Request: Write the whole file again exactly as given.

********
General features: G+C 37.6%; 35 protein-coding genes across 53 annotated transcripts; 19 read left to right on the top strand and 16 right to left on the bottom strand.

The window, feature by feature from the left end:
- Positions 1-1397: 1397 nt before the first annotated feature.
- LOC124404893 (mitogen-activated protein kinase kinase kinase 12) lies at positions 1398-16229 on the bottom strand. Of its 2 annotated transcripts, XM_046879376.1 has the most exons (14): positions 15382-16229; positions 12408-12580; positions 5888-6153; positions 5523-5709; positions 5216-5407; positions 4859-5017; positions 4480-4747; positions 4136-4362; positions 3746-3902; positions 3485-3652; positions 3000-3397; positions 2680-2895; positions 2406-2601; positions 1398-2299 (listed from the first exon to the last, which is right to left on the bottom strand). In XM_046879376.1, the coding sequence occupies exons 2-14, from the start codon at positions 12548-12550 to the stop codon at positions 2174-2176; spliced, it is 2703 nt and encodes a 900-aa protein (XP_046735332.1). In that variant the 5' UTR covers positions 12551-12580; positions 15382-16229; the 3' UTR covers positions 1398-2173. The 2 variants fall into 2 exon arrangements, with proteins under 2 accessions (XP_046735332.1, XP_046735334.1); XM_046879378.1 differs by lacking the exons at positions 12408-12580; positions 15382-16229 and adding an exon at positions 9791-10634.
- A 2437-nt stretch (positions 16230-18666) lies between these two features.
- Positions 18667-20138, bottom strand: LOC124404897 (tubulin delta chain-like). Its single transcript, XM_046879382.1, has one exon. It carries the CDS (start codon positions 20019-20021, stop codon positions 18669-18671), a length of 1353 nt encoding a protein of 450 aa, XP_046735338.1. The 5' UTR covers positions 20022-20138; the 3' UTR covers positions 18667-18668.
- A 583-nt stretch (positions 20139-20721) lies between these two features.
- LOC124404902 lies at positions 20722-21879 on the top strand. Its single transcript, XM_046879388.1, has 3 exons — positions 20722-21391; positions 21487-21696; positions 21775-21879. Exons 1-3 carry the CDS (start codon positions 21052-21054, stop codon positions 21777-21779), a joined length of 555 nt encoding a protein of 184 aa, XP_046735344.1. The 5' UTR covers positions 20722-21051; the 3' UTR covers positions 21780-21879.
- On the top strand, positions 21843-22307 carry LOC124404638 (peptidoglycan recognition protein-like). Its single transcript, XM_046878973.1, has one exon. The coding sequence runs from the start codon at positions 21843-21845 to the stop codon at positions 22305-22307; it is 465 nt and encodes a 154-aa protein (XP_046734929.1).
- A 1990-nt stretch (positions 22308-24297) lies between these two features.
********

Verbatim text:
General features: G+C 37.6%; 35 protein-coding genes across 53 annotated transcripts; 19 read left to right on the top strand and 16 right to left on the bottom strand.

The window, feature by feature from the left end:
- Positions 1-1397: 1397 nt before the first annotated feature.
- LOC124404893 (mitogen-activated protein kinase kinase kinase 12) lies at positions 1398-16229 on the bottom strand. Of its 2 annotated transcripts, XM_046879376.1 has the most exons (14): positions 15382-16229; positions 12408-12580; positions 5888-6153; positions 5523-5709; positions 5216-5407; positions 4859-5017; positions 4480-4747; positions 4136-4362; positions 3746-3902; positions 3485-3652; positions 3000-3397; positions 2680-2895; positions 2406-2601; positions 1398-2299 (listed from the first exon to the last, which is right to left on the bottom strand). In XM_046879376.1, the coding sequence occupies exons 2-14, from the start codon at positions 12548-12550 to the stop codon at positions 2174-2176; spliced, it is 2703 nt and encodes a 900-aa protein (XP_046735332.1). In that variant the 5' UTR covers positions 12551-12580; positions 15382-16229; the 3' UTR covers positions 1398-2173. The 2 variants fall into 2 exon arrangements, with proteins under 2 accessions (XP_046735332.1, XP_046735334.1); XM_046879378.1 differs by lacking the exons at positions 12408-12580; positions 15382-16229 and adding an exon at positions 9791-10634.
- A 2437-nt stretch (positions 16230-18666) lies between these two features.
- Positions 18667-20138, bottom strand: LOC124404897 (tubulin delta chain-like). Its single transcript, XM_046879382.1, has one exon. It carries the CDS (start codon positions 20019-20021, stop codon positions 18669-18671), a length of 1353 nt encoding a protein of 450 aa, XP_046735338.1. The 5' UTR covers positions 20022-20138; the 3' UTR covers positions 18667-18668.
- A 583-nt stretch (positions 20139-20721) lies between these two features.
- LOC124404902 lies at positions 20722-21879 on the top strand. Its single transcript, XM_046879388.1, has 3 exons — positions 20722-21391; positions 21487-21696; positions 21775-21879. Exons 1-3 carry the CDS (start codon positions 21052-21054, stop codon positions 21777-21779), a joined length of 555 nt encoding a protein of 184 aa, XP_046735344.1. The 5' UTR covers positions 20722-21051; the 3' UTR covers positions 21780-21879.
- On the top strand, positions 21843-22307 carry LOC124404638 (peptidoglycan recognition protein-like). Its single transcript, XM_046878973.1, has one exon. The coding sequence runs from the start codon at positions 21843-21845 to the stop codon at positions 22305-22307; it is 465 nt and encodes a 154-aa protein (XP_046734929.1).
- A 1990-nt stretch (positions 22308-24297) lies between these two features.